It’s no secret that Pinterest has swept through the internet and captivated an impressive number of people in a short amount of time. For the uninitiated; Pinterest is a relatively new Social Networking site that offers a fresh take on the ways in which we use Social Media. Essentially, the site is a giant community scrapbook; users find pictures or information they like on the web and “pin it,” which subsequently attaches it to their Pinterest account and shares it with friends and followers. Obviously they have uncovered something special over there, sincePinterest recently became the fastest site to hit 10 million unique users in history.
Ultimately, web based interactions are based in fads; a creative new idea will come about and gain popularity at an alarming rate, until eventually it becomes a staple of the internet. This is exactly what is happening with Pinterest, and it’s what happened with Myspace and Facebook in the past. It makes sense that these trends shape the way the rest of the interactions that occur over the web, you have to reach the largest audience possible by any means necessary after all.
The rise of the interest in Pinterest web design for e-commerce means that quite a few aspects of the internet are becoming much more visual, whereas content had always been the main factor in determining search engine rankings. Content is still (and likely always will be) king, but images are becoming more and more relevant with this new trend. Here are a few ways that Pinterest may be changing the Web Design game:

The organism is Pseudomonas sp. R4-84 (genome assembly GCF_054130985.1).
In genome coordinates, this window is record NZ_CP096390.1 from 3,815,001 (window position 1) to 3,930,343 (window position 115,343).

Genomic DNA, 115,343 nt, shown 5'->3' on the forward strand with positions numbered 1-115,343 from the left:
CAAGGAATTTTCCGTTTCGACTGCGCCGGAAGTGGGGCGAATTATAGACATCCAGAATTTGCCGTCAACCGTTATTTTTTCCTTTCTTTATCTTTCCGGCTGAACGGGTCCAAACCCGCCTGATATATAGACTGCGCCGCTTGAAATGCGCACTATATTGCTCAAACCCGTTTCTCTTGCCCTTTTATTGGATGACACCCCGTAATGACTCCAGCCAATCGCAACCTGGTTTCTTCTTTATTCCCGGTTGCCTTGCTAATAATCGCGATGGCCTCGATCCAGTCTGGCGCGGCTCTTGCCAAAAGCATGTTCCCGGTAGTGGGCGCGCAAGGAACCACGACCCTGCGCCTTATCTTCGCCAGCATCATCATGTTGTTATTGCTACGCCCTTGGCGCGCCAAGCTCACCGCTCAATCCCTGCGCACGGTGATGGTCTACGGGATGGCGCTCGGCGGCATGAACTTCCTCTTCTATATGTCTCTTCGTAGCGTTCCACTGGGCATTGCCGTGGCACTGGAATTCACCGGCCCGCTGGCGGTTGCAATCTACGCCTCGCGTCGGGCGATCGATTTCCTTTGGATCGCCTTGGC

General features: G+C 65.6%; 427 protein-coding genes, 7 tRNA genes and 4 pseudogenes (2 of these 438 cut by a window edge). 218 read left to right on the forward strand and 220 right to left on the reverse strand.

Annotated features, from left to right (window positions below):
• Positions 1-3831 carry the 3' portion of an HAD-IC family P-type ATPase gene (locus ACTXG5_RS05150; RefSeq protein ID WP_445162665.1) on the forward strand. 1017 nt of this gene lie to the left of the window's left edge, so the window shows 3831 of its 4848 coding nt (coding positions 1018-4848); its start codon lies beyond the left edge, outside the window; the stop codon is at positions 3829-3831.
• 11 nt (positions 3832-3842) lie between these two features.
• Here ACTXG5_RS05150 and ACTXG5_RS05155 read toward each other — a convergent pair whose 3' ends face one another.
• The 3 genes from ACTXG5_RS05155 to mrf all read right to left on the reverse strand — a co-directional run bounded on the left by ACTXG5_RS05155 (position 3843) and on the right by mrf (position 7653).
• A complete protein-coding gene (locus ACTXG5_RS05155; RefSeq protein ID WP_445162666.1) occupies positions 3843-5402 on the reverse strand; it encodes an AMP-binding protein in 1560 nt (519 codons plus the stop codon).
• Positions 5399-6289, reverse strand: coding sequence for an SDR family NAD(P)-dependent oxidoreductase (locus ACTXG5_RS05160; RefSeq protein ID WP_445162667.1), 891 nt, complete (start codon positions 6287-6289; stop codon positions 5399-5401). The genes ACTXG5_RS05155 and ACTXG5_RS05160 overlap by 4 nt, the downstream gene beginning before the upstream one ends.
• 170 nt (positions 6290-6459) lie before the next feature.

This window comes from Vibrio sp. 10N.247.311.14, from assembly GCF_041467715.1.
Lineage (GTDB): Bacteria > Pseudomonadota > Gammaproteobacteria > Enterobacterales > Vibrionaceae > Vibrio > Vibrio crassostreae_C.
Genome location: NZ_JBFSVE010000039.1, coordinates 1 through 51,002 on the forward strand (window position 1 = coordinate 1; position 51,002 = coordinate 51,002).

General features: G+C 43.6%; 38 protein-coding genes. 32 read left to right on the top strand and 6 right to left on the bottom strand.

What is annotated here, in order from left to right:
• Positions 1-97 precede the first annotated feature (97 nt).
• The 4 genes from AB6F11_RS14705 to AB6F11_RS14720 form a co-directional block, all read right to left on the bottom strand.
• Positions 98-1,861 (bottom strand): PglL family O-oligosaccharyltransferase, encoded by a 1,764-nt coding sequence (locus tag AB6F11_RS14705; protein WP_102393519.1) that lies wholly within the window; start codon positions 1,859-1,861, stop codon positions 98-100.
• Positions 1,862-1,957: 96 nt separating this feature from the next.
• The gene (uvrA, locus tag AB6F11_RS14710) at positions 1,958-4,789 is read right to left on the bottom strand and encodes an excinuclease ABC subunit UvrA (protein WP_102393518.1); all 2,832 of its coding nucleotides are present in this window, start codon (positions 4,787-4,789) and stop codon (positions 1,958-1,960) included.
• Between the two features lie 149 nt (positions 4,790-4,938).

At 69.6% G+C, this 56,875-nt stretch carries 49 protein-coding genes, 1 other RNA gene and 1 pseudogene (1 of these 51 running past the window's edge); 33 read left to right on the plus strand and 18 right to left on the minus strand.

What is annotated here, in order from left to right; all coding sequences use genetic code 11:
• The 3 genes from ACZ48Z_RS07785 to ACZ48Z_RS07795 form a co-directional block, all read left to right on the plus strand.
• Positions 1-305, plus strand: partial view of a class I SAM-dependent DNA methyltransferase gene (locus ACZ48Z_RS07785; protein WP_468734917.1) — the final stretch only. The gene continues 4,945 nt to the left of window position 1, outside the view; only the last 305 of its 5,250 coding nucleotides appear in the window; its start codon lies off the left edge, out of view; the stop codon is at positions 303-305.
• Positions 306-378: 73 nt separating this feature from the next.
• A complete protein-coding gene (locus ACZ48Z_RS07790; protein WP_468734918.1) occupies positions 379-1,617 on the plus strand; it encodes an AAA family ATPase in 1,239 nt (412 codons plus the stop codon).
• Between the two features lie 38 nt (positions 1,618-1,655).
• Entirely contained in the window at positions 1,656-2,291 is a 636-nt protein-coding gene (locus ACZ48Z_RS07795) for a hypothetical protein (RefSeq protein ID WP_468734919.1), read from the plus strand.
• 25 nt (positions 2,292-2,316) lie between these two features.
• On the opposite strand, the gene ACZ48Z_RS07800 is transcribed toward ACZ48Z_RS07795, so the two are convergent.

Organization of content is changing. The extreme popularity of Pinterest lends credibility to the idea that people browse the web much differently than in the past. More than ever before, people depend on categorization and the presentation of content and want to see interesting web design. By grouping imagery and content the way that Pinterest does, you’re allowing site visitors to scan a large amount of information quickly.
Images give you much more exposure. With how popular Pinterest has become, and the fact that it is mostly image-based, there is more opportunity to be seen by people browsing the web solely based on your site photos. If someone sees a web design image on your site and pins it to their Pinterest profile, you’re instantly getting seen by whoever may be following that person through their Pinterest shares. This gives you a level of exposure and visibility that would take much more time to accomplish with just written content.
You can easily see what kind of designs “work” on people. Creating a profile on Pinterest that showcases website designs you have done, and paying attention to what people pin and share, can give you valuable insight into what kind of designs attract people. It’s like an easy way to get feedback straight from the kind of audience that is your job, as a web designer, to attract.
At this early stage in the growth of the social media platform Pinterest, it’s hard to say exactly how the site will affect web development, or to what extent. This much can be said without a doubt, though: it will be extremely beneficial to pay attention to where the trend is headed, and adjust accordingly. Include “pin it” buttons on website designs, and incorporate high quality images whenever possible.
By: Dana Nevins
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